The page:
Shiwa Ng’andu – a Snippet

A snippet, and out of order too, but things have got rather disorganised. Sorry.

IMG_0490-1024x682We arrived at Shiwa after QUITE  the bumpiest 3+ hour ride one could hope to survive! However, Tink and Jen, who had picked as up from Kasama were such pleasant company that we survived the adventure happily, full of wonder at their driving and the robustness of their Land Rover.

There is a longer in distance but shorter in time much better road apparently, but as our plane arrived at Kasama apparently there was little choice.

Power is limited (absolutely no WiFi!), bath water runs very slowly and is heated in drums over a log fire as I remember so well from my childhood. On the other side of the coin, Jo and Charlie Harvey (Charlie is Sir Stewart’s grandson) are the most generous and engaging of hosts, dinner is announced by a drum after drinks in the drawing room, and we are waited on. This is all just as I remember colonial life in my childhood, long now a thing of the past – for John and me anyway. 

The visit to Shiwa is another reconnection with the past for me, the later visits I can remember vaguely, and I well remember Sir Stewart, but not Lady Gore Brown whom I hadn’t seen since I was young.

When I was a child we lived nearby (in African terms) and visited frequently. My mother had been at school with Lady Gore-Brown, and they had been good friends, my father was a friend and colleague of Sir Stewart. I have had great fun looking at their visitors’ books, and seeing photos of my parents and even one of me as a babe in arms in the garden at Shiwa!

Similarly, we brought my parents’ Visitors’ book so Charlie and Jo have been looking at his parents’ and grandparents’ signatures when they stayed with us where we lived, in a place called Mkushi.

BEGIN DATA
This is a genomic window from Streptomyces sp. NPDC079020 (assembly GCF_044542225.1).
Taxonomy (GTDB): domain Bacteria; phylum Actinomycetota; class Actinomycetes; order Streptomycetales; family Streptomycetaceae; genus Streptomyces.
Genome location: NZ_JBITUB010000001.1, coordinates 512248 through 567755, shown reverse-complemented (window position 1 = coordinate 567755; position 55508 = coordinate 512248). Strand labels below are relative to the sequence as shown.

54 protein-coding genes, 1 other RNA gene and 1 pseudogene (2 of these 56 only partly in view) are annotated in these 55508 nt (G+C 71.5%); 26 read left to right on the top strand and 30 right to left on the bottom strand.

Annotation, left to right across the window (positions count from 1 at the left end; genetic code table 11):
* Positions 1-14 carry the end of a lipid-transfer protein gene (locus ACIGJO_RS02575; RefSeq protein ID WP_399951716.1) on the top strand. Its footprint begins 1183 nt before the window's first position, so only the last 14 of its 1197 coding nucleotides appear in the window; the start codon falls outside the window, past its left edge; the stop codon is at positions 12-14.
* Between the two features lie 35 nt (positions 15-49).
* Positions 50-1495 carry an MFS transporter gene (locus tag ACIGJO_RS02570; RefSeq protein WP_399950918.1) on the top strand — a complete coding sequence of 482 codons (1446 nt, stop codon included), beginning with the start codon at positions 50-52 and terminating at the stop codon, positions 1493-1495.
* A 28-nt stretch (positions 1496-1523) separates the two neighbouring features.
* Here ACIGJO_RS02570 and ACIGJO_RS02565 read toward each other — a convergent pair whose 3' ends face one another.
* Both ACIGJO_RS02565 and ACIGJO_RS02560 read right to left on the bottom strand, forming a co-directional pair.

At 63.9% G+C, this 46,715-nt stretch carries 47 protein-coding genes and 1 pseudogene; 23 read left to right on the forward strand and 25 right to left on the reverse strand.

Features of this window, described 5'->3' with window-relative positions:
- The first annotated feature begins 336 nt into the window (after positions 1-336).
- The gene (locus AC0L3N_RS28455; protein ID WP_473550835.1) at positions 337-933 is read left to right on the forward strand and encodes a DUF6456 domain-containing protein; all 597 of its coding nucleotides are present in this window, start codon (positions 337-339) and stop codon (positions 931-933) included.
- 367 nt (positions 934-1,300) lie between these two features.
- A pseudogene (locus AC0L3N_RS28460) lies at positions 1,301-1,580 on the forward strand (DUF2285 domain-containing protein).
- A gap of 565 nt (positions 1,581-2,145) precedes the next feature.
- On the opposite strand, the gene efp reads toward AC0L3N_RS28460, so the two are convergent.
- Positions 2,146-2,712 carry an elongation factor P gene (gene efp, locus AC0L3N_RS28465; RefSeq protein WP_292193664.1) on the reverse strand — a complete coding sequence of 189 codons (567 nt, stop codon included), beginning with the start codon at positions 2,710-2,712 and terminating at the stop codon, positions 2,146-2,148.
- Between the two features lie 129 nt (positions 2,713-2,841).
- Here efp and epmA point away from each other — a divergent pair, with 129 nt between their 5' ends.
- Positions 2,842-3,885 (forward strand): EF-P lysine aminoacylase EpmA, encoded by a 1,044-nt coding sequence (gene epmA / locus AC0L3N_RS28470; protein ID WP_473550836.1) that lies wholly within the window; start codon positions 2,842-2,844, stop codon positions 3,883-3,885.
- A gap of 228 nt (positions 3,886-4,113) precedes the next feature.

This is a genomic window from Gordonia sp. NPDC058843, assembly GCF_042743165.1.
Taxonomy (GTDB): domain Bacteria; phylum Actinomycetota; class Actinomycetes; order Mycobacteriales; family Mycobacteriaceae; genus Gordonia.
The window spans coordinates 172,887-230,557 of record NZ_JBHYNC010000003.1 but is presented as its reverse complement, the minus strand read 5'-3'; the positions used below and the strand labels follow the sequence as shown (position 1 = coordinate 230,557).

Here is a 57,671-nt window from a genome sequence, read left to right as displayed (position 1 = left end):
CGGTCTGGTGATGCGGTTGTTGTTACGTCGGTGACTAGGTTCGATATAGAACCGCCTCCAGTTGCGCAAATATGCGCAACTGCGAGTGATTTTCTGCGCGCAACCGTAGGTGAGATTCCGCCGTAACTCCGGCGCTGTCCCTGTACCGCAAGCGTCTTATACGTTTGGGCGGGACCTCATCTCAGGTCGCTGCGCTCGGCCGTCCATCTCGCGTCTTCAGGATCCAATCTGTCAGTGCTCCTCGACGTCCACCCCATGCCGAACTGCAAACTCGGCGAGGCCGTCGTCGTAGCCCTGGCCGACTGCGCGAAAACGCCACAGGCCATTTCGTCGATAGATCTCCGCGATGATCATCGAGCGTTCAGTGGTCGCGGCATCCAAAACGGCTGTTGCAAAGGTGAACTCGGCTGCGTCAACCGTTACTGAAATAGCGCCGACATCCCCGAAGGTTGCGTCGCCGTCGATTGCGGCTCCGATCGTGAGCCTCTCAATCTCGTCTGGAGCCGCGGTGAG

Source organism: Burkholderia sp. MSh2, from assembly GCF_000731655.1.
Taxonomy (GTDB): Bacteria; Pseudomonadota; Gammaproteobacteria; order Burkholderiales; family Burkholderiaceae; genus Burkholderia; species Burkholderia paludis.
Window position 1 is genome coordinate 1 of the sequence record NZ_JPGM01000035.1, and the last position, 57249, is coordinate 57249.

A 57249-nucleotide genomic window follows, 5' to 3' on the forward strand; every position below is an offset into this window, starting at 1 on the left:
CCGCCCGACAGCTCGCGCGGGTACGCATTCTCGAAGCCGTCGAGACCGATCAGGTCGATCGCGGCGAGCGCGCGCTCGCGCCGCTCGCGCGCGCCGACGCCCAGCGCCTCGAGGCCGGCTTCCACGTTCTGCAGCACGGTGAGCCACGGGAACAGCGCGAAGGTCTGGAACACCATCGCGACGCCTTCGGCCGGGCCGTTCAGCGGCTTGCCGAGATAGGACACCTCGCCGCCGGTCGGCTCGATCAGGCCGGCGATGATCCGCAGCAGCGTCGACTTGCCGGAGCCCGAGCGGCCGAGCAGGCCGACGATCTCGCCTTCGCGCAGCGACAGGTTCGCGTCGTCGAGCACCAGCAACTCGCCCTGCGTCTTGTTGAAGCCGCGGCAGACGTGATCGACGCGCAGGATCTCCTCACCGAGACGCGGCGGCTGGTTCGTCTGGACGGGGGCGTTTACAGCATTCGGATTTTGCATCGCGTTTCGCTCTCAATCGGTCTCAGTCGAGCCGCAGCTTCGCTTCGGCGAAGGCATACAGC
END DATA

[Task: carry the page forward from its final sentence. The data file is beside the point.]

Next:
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Marion Fuller-Sessions

Retired and downsized, and sadly now widowed, but keeping in touch with family and friends and friends far and wide via my blog

4 thoughts on “Shiwa Ng’andu – a Snippet”

  1. Hi Marion and John

    Through the wonders of modern technology I’m sitting outside East Midlands Parkway station waiting for Deborah’s brother to ‘hand over’ her parents. They’re coming to stay with us for a couple of weeks.

    It’s also given me a chance to catch up with you and your adventures – sounds like you’re having the most wonderful time !

    We’ve thought of you several times this week: the EQM awards dinner, a sign for Parwich Wakes (afraid Parwich holds considerably less appeal in your absence), and also last night listening to opera in Bonsall church with Steve and Phil which we thought you would rather have enjoyed.

    Things have been rather hectic here for the last couple of weeks as Deborah’s mother was taken ill – nothing to serious – which necessitated both of us shooting off to London to provide nursing care for Janice and supervisory care for Brian. Thank heavens for the marvellous Karen and Nigel who were able to step in at a moments notice.

    As I mentioned they’re on their way up here – finally after 15 years they’ve agreed to have a downstairs toilet put into their house. We thought it was better for their (and Nick the builder’s) sanity if they’re out the way.

    So that’s just about all our news. We look forward to reading about more of your adventures and hope you continue to enjoy your African road trip.

    Much love from us both to you both. xxx

    1. Martin, hi
      It was lovely to receive your lovely long email, as I sit beside the waters of Lake Malawi!! A bit more glamorous than EM airport but we only have a couple of precious days left and then we’ll be back boring you both rigid with all our big game stories (and they’re all true!). So sorry to read about Deborah’s parents. What a worry parents (speaking as one) can become! Please give them both our best wishes, and best love to you and Deborah.

    1. Thanks Chris. The whole story is so interesting from all of our perspectives, with granny and grandpa’s connections. We took photos of their photos that the G-Bs had stuck in their Visitors’ Book – even one of your aunt wrapped in a shawl in granny’s arms!!! You’ll have to take Sadie and your children there one day when they are all a bit older. Open log fires in all the rooms and an erratic hot water supply might make it tricky now. Love to you all!

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